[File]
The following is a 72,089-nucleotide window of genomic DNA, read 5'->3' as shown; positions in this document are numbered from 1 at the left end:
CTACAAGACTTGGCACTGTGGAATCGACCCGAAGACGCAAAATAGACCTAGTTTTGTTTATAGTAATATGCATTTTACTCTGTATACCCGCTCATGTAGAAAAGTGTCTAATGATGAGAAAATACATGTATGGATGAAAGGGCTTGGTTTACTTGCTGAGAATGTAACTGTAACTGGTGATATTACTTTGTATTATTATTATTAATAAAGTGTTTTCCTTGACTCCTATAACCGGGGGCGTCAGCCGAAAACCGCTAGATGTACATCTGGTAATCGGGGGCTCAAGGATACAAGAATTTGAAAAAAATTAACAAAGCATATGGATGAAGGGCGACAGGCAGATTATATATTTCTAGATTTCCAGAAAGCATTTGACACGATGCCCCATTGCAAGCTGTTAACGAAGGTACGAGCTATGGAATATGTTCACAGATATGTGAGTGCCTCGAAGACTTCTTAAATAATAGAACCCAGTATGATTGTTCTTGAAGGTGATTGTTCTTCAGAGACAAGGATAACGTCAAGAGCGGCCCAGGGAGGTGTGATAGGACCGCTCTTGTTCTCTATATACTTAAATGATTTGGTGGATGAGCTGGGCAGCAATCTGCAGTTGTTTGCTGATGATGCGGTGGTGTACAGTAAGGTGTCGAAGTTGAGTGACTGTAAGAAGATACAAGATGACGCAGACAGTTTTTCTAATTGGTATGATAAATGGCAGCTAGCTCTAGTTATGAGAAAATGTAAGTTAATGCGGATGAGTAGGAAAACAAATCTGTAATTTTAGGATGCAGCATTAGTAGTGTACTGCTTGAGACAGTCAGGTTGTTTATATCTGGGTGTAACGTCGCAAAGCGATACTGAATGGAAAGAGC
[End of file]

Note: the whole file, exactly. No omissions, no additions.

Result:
The following is a 72,089-nucleotide window of genomic DNA, read 5'->3' as shown; positions in this document are numbered from 1 at the left end:
CTACAAGACTTGGCACTGTGGAATCGACCCGAAGACGCAAAATAGACCTAGTTTTGTTTATAGTAATATGCATTTTACTCTGTATACCCGCTCATGTAGAAAAGTGTCTAATGATGAGAAAATACATGTATGGATGAAAGGGCTTGGTTTACTTGCTGAGAATGTAACTGTAACTGGTGATATTACTTTGTATTATTATTATTAATAAAGTGTTTTCCTTGACTCCTATAACCGGGGGCGTCAGCCGAAAACCGCTAGATGTACATCTGGTAATCGGGGGCTCAAGGATACAAGAATTTGAAAAAAATTAACAAAGCATATGGATGAAGGGCGACAGGCAGATTATATATTTCTAGATTTCCAGAAAGCATTTGACACGATGCCCCATTGCAAGCTGTTAACGAAGGTACGAGCTATGGAATATGTTCACAGATATGTGAGTGCCTCGAAGACTTCTTAAATAATAGAACCCAGTATGATTGTTCTTGAAGGTGATTGTTCTTCAGAGACAAGGATAACGTCAAGAGCGGCCCAGGGAGGTGTGATAGGACCGCTCTTGTTCTCTATATACTTAAATGATTTGGTGGATGAGCTGGGCAGCAATCTGCAGTTGTTTGCTGATGATGCGGTGGTGTACAGTAAGGTGTCGAAGTTGAGTGACTGTAAGAAGATACAAGATGACGCAGACAGTTTTTCTAATTGGTATGATAAATGGCAGCTAGCTCTAGTTATGAGAAAATGTAAGTTAATGCGGATGAGTAGGAAAACAAATCTGTAATTTTAGGATGCAGCATTAGTAGTGTACTGCTTGAGACAGTCAGGTTGTTTATATCTGGGTGTAACGTCGCAAAGCGATACTGAATGGAAAGAGC